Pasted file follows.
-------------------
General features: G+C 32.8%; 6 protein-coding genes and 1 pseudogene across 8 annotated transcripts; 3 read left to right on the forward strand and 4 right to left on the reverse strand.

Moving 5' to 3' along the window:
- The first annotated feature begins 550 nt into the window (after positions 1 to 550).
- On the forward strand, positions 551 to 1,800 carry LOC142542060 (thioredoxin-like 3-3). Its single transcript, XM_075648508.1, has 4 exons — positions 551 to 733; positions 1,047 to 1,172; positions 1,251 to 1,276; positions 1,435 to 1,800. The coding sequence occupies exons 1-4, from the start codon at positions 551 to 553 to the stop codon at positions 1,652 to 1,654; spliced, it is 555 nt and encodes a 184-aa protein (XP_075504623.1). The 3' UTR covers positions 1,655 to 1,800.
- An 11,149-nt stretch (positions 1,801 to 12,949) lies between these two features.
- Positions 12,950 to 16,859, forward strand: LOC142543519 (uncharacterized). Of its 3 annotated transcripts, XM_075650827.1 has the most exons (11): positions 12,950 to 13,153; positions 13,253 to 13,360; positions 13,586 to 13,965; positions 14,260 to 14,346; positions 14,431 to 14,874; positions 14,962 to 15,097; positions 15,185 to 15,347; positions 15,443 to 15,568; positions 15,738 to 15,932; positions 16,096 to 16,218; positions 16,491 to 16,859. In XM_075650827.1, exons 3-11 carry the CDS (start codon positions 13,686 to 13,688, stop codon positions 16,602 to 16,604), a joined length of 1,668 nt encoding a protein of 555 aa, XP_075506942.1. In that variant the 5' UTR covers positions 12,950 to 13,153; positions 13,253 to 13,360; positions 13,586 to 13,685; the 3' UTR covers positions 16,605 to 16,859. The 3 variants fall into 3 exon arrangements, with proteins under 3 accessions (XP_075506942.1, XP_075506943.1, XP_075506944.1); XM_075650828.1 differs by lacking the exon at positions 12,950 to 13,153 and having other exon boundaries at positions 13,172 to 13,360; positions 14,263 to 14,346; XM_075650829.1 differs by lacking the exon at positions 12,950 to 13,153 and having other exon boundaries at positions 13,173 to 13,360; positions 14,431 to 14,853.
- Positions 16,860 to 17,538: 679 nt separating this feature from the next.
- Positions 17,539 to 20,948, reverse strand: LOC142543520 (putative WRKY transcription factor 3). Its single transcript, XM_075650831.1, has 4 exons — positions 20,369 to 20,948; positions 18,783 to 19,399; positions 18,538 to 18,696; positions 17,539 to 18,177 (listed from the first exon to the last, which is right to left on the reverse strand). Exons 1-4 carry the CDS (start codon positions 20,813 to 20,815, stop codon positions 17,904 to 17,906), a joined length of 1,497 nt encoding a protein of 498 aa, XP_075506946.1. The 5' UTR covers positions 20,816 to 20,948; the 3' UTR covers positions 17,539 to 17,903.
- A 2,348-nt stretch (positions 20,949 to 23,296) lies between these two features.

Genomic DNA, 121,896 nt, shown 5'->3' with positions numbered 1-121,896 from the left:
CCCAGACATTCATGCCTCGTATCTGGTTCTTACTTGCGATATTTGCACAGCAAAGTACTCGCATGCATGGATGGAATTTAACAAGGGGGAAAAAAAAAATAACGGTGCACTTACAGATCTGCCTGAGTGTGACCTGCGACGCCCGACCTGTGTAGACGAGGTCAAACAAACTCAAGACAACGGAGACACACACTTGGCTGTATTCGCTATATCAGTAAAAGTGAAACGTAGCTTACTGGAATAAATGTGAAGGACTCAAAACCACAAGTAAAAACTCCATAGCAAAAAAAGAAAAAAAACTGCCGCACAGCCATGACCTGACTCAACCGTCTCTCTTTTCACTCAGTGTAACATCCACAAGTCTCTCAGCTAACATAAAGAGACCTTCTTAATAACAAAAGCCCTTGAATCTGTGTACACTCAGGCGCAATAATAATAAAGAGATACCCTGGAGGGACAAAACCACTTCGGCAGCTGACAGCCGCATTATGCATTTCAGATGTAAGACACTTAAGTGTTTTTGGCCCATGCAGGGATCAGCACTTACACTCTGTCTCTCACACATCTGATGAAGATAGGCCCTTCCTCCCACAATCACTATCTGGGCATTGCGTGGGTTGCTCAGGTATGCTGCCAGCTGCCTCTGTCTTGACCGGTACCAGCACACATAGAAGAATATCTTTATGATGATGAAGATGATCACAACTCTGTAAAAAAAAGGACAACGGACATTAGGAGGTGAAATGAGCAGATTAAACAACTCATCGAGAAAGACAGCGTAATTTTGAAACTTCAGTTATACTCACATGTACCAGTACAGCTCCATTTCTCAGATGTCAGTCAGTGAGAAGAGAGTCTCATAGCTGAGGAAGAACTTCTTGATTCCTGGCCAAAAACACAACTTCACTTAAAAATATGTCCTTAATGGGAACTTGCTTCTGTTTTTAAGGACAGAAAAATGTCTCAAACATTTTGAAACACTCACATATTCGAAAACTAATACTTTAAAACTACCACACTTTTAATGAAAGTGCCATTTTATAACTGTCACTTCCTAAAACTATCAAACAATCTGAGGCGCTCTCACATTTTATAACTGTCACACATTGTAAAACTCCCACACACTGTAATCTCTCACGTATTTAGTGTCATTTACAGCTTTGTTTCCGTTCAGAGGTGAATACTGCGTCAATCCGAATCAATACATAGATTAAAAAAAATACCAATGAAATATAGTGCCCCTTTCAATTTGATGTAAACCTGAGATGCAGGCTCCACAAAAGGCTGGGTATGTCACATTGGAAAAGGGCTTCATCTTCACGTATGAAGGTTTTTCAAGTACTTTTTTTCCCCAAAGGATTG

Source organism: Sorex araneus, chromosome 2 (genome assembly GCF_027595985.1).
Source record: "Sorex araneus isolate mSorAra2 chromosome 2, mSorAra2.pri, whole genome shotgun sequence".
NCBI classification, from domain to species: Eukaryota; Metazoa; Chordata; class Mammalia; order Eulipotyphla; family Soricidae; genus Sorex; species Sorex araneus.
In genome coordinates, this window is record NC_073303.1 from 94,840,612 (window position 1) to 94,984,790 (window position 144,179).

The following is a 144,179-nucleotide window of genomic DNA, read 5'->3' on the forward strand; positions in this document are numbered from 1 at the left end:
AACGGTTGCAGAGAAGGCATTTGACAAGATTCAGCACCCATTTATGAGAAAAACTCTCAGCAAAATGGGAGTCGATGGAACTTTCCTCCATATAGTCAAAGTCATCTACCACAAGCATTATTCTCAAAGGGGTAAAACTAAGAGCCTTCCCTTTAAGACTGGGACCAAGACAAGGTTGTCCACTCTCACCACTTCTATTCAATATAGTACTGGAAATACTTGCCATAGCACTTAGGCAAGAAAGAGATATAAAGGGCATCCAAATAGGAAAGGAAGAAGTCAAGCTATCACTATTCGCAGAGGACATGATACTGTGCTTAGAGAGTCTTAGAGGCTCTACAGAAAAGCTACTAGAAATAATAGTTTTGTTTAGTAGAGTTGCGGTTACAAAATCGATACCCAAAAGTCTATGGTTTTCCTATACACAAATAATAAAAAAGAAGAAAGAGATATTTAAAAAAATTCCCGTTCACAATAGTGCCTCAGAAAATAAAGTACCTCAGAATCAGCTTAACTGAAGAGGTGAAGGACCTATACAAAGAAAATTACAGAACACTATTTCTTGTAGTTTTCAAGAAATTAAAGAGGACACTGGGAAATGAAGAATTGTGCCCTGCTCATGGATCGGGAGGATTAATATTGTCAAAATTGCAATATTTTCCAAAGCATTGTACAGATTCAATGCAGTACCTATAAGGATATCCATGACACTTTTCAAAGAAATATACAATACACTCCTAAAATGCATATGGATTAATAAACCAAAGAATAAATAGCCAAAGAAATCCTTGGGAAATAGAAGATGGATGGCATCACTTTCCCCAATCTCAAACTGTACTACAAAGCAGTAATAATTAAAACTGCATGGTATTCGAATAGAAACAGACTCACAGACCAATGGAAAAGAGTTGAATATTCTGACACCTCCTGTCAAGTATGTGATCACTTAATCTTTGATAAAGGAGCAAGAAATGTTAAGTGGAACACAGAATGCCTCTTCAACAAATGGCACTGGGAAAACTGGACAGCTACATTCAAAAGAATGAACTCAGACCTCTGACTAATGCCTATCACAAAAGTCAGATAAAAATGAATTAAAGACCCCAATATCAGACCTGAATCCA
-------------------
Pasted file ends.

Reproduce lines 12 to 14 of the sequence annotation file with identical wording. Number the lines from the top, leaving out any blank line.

Source organism: Sorex araneus, chromosome 2 (genome assembly GCF_027595985.1).
Source record: "Sorex araneus isolate mSorAra2 chromosome 2, mSorAra2.pri, whole genome shotgun sequence".
NCBI classification, from domain to species: Eukaryota; Metazoa; Chordata; class Mammalia; order Eulipotyphla; family Soricidae; genus Sorex; species Sorex araneus.